What is the point of elaborate and expensive international bureaucracies if they are unable to deal with cross-border crises?
The United Nations’ World Health Organization (WHO) has completely botched the Ebola disaster sweeping West Africa.
That’s not my assessment, but the assessment of the WHO itself.
Ebola has now killed more than 4500 people, mostly in Liberia, Guinea, and Sierra Leone. It’s the largest outbreak of the virus in history.
Over the weekend the Associated Press published details of an internal WHO report outlining the organisation’s mistakes, information failures, staff incompetence, and governance problems tackling the crisis.
“Nearly everyone involved in the outbreak response failed to see some fairly plain writing on the wall,” the document apparently says.
The report isn’t public – it’s a draft – and WHO doesn’t want to talk about it until it has been “fact-checked”. But WHO’s failures have been publically and tragically evident long before now.
Months before WHO declared Ebola a global health emergency in August, aid agencies in West Africa were saying the disease was out of control.
In March, Médecins Sans Frontières was talking about “an unprecedented epidemic regarding the distribution of cases” in Guinea. WHO spokespeople actively rejected that characterisation.
Even as late as July 30 WHO leadership said it was “pessimistic” to suggest that the Ebola outbreak was an international health emergency, as this Washington Post article reports.
It wasn’t until August 8 that WHO finally relented and announced that the Ebola outbreak was “an extraordinary event” demanding an extraordinary response.
This is exactly the sort of crisis WHO was created to prevent. But it delayed, denied, and obfuscated for months.
WHO was formed at the end of WWII, but its roots stretch back to the mid-19th century.
It’s hard to think of a better candidate for international collaboration than infectious disease. Outbreaks of cholera in Western Europe in 1832 and 1849 led to the first international efforts on health. The reasoning was simple. Cholera, and other diseases like the plague and yellow fever, paid no heed to national borders. Controlling them would require cooperation.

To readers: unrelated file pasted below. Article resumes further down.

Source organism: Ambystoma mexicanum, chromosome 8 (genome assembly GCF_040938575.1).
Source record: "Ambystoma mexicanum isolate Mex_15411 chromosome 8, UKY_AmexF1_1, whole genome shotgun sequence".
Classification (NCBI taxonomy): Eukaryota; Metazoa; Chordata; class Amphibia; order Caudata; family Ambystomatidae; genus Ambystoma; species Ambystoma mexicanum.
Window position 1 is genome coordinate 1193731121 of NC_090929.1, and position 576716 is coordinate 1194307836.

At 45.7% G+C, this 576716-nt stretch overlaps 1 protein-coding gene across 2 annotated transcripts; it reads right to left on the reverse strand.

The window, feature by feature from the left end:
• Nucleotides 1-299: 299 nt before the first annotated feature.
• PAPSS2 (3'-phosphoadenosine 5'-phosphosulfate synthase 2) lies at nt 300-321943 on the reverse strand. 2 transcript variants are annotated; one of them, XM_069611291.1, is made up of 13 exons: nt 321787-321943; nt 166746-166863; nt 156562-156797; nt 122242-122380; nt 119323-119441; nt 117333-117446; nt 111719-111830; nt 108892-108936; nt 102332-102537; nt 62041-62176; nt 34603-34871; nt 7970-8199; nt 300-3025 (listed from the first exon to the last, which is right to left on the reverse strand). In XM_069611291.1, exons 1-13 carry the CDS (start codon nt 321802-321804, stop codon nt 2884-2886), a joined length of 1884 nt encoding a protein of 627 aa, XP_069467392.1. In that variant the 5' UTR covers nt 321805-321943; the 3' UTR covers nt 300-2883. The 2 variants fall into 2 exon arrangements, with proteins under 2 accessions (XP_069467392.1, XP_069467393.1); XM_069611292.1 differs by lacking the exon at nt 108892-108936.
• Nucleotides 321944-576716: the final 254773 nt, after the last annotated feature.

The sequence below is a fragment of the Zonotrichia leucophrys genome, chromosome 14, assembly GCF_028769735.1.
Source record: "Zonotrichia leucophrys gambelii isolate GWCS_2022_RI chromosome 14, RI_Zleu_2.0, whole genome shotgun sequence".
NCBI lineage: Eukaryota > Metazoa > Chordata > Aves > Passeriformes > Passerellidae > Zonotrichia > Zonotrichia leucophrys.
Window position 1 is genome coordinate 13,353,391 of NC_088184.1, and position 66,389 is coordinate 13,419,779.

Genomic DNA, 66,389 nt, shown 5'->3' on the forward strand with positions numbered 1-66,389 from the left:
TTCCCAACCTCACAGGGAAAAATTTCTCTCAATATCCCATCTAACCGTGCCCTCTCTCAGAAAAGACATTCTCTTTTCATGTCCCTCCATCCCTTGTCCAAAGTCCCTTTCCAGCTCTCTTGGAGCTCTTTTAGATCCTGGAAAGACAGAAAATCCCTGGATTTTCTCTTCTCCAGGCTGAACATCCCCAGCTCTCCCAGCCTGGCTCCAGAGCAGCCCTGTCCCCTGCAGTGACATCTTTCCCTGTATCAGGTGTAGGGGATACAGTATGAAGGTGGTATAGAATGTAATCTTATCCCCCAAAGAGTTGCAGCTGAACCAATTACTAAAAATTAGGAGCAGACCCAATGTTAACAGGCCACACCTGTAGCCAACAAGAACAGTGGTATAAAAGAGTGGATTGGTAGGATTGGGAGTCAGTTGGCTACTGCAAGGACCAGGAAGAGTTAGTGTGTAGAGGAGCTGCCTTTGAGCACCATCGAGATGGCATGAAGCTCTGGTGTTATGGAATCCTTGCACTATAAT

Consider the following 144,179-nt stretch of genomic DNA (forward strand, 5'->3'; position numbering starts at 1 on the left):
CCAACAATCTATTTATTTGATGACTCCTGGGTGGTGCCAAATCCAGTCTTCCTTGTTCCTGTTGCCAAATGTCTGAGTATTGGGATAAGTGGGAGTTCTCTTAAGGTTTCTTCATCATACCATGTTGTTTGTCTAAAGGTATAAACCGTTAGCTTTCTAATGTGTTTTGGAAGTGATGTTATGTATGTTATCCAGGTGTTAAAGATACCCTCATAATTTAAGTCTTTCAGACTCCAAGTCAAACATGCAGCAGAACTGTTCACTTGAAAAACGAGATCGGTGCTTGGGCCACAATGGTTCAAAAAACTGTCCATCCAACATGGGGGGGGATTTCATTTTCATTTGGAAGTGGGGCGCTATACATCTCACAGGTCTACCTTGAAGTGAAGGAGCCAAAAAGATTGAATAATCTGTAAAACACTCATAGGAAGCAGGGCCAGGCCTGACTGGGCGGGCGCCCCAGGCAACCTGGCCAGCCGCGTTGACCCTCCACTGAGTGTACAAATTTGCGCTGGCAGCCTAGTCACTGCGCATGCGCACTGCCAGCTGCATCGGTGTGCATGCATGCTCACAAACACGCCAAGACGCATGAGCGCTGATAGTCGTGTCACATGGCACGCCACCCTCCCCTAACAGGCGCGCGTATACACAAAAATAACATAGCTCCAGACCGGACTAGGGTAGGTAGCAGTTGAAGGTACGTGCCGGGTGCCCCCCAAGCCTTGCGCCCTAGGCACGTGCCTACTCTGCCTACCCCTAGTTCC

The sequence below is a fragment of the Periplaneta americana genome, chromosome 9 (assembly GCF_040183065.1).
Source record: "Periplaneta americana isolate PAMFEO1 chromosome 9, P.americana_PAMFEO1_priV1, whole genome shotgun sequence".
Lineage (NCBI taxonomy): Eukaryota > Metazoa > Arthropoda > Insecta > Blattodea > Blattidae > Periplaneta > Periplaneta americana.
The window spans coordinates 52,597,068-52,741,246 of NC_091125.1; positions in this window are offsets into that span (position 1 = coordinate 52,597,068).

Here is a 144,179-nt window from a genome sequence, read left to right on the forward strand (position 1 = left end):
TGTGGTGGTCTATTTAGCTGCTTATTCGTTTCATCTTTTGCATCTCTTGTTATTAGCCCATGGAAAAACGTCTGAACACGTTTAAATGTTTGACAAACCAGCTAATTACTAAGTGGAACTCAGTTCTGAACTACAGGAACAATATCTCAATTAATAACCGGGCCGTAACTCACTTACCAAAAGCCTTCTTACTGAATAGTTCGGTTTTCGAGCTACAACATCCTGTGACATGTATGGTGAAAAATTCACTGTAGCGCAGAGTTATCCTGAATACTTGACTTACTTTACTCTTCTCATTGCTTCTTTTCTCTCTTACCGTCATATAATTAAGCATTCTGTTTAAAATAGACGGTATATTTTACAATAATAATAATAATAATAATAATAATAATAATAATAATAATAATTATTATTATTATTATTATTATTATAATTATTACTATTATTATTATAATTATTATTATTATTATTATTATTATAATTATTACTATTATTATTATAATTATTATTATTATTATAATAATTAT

This policy need remains. The Ebola crisis demands an international solution. Individual countries need assistance. Liberia is one of the poorest countries in the world. Ebola is one of the hardest diseases to manage. And cooperation is needed to prevent it from spreading. Ebola’s long incubation period – up to 21 days – means it can travel far from the place of infection.
So this is exactly the sort of crisis where international organisations should be proactive.
But WHO is directed by the World Health Assembly – an assembly of the health ministers and delegations of its 194 member states.
And that assembly is more interested in nanny state paternalism and sociology-masquerading-as-medicine than infectious disease.
The May meeting of the assembly opened with a speech by the Director General that WHO would “end childhood obesity” and focus on the health consequences of climate change and inequality.
The assembly spent its time talking about non-communicable diseases (cancer, diabetes and so forth), nutrition, and gender-based violence.
As the Ebola crisis has been developing WHO leadership has been hard at work hosting an anti-tobacco conference and pushing for increased cigarette taxes.
You may think these are all important topics. Yet they’re far away from what international health cooperation ought to be best at: the management of cross-border pandemics.
Non-communicable diseases demand national solutions. Pandemics demand international solutions. Resources are scarce, and WHO increasingly spends them on the former rather than the latter.
Nor is WHO’s distance from its core mission justified by any reputation for bureaucratic excellence.
The organisation has been criticised for decades for being heavy politicised, for its cronyism, for its excessive bureaucracy, and for its unwieldy structure. (So it’s a pretty typical United Nations body in that sense.)
One former WHO assistant director general wrote after the 2010 Haiti cholera outbreak that WHO was dysfunctional and coming “closer and closer to irrelevancy”. Global health academics write about WHO’s “crisis of leadership”.
Recent funding problems caused by the global financial crisis have led it to focus even more on non-communicable diseases. As for pandemics, WHO’s plan has been to promulgate health regulations and let individual countries sort themselves out. But this isn’t much help for poor countries like Liberia.
Now, as the New York Times reports, the entire pandemic and epidemic scientific team at WHO has just 52 permanent employees. Until this year it had just one Ebola expert.
WHO can complain about budget troubles all it likes but in a $4 billion organisation this is pathetic.
Thank God for civil society organisations like Médecins Sans Frontières.
Perhaps nothing WHO could have done would have prevented the crisis taking the course it has so far. Tackling infectious disease is hardest where institutions and infrastructure are worst, as they are in Liberia.
But that’s a hypothetical. The fact is, by its own assessment, WHO failed badly.
The Ebola crisis has exposed a dangerous weakness in the international security framework – a weakness caused by caused by bureaucratic incompetence and a deliberate decision to emphasise non-communicable diseases.